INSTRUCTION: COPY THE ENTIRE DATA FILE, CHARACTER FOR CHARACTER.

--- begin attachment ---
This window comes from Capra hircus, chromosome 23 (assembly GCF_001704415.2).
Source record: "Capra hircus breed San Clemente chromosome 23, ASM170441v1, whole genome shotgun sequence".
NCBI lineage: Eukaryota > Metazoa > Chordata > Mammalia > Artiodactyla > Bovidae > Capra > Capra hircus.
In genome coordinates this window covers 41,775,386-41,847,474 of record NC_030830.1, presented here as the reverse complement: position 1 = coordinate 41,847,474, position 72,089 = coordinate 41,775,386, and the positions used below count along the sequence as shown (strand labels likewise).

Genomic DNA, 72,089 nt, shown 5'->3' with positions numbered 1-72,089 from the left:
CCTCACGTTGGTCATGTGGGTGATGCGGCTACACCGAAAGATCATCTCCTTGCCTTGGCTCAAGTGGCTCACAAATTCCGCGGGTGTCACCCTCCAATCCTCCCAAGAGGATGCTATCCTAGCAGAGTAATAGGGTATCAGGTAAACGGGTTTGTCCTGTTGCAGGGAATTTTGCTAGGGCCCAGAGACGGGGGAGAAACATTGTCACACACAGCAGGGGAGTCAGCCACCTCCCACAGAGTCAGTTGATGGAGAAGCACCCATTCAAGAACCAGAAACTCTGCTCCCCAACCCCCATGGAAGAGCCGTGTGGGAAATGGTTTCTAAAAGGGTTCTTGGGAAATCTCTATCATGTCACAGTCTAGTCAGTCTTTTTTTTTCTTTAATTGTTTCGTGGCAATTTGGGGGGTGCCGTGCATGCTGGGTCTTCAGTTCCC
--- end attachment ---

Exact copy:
This window comes from Capra hircus, chromosome 23 (assembly GCF_001704415.2).
Source record: "Capra hircus breed San Clemente chromosome 23, ASM170441v1, whole genome shotgun sequence".
NCBI lineage: Eukaryota > Metazoa > Chordata > Mammalia > Artiodactyla > Bovidae > Capra > Capra hircus.
In genome coordinates this window covers 41,775,386-41,847,474 of record NC_030830.1, presented here as the reverse complement: position 1 = coordinate 41,847,474, position 72,089 = coordinate 41,775,386, and the positions used below count along the sequence as shown (strand labels likewise).

Genomic DNA, 72,089 nt, shown 5'->3' with positions numbered 1-72,089 from the left:
CCTCACGTTGGTCATGTGGGTGATGCGGCTACACCGAAAGATCATCTCCTTGCCTTGGCTCAAGTGGCTCACAAATTCCGCGGGTGTCACCCTCCAATCCTCCCAAGAGGATGCTATCCTAGCAGAGTAATAGGGTATCAGGTAAACGGGTTTGTCCTGTTGCAGGGAATTTTGCTAGGGCCCAGAGACGGGGGAGAAACATTGTCACACACAGCAGGGGAGTCAGCCACCTCCCACAGAGTCAGTTGATGGAGAAGCACCCATTCAAGAACCAGAAACTCTGCTCCCCAACCCCCATGGAAGAGCCGTGTGGGAAATGGTTTCTAAAAGGGTTCTTGGGAAATCTCTATCATGTCACAGTCTAGTCAGTCTTTTTTTTTCTTTAATTGTTTCGTGGCAATTTGGGGGGTGCCGTGCATGCTGGGTCTTCAGTTCCC